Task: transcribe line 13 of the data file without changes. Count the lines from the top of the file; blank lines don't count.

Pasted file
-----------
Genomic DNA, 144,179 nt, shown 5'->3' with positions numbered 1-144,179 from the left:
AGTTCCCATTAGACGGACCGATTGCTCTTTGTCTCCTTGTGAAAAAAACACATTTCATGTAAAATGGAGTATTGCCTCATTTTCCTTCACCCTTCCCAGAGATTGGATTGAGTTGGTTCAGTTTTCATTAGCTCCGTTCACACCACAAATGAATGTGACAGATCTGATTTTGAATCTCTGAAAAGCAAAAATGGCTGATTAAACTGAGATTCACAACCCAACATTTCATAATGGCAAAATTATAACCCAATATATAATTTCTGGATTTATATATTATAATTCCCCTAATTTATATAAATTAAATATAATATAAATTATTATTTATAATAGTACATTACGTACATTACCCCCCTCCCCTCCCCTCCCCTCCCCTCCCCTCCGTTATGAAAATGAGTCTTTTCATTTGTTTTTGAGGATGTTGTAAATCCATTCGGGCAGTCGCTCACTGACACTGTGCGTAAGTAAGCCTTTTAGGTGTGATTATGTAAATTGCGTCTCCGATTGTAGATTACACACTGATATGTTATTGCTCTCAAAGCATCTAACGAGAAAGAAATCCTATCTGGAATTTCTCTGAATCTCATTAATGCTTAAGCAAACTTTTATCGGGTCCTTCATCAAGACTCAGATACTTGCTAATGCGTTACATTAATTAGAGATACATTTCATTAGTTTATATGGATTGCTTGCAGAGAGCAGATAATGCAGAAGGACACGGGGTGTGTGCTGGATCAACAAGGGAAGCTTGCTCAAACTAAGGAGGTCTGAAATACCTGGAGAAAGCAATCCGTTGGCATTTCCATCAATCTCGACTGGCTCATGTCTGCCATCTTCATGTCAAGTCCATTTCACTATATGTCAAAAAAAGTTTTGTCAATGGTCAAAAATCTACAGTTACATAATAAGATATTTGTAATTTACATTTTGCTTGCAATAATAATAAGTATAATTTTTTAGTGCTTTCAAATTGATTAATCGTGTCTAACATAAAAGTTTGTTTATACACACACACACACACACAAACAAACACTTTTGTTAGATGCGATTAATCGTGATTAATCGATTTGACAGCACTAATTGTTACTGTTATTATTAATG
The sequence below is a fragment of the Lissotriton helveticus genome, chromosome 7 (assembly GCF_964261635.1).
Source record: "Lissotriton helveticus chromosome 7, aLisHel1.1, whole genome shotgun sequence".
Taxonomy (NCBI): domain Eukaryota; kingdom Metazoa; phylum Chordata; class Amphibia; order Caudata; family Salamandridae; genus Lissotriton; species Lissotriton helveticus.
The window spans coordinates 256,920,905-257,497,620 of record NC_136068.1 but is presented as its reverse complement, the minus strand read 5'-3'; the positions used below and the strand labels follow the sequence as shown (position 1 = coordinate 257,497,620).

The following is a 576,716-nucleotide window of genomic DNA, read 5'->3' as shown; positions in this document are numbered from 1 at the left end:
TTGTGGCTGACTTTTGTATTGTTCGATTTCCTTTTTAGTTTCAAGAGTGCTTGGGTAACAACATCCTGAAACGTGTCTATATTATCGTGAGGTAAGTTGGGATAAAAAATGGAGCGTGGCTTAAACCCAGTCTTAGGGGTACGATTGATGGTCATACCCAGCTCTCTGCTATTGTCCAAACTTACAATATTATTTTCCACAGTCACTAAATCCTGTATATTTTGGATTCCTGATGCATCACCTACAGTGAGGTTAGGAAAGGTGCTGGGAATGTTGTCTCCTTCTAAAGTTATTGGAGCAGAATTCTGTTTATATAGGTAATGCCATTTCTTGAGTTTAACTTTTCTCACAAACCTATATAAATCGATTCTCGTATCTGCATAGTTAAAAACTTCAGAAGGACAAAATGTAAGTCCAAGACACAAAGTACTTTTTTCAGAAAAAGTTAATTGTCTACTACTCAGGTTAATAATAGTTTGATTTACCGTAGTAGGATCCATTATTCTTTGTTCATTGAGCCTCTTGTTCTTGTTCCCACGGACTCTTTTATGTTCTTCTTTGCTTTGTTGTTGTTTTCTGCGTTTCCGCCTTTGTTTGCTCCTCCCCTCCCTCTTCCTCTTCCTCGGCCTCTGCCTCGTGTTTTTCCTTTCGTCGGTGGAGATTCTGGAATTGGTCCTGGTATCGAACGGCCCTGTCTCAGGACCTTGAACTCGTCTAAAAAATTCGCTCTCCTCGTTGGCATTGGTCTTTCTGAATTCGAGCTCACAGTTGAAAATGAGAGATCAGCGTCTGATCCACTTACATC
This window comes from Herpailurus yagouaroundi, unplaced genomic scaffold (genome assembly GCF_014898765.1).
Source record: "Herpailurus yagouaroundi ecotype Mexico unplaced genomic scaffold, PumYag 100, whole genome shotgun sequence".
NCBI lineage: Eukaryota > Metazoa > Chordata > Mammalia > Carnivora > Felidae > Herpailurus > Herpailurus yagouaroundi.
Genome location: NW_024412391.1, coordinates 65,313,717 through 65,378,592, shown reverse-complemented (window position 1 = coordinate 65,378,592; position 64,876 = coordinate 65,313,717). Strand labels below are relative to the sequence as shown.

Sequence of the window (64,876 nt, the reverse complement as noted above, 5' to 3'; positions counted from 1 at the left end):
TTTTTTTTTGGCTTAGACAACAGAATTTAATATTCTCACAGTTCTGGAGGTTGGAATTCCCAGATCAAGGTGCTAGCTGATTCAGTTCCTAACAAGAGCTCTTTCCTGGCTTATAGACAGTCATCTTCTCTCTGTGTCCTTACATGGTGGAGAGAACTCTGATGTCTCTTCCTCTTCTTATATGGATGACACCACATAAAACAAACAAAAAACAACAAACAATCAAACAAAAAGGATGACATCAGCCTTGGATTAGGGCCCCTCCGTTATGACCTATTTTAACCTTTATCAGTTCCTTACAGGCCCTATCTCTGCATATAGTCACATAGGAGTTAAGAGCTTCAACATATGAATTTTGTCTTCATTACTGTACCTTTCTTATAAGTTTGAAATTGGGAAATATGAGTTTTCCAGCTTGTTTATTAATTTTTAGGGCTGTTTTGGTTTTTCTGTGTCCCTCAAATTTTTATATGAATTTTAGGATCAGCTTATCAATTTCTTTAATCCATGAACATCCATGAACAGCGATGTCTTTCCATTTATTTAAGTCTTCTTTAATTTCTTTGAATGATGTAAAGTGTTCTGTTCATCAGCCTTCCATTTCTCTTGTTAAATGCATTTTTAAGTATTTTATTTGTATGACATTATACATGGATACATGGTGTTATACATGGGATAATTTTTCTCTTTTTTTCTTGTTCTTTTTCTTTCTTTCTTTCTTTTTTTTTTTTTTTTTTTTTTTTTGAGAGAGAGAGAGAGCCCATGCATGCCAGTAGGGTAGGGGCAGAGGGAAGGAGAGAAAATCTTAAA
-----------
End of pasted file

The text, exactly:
Sequence of the window (64,876 nt, the reverse complement as noted above, 5' to 3'; positions counted from 1 at the left end):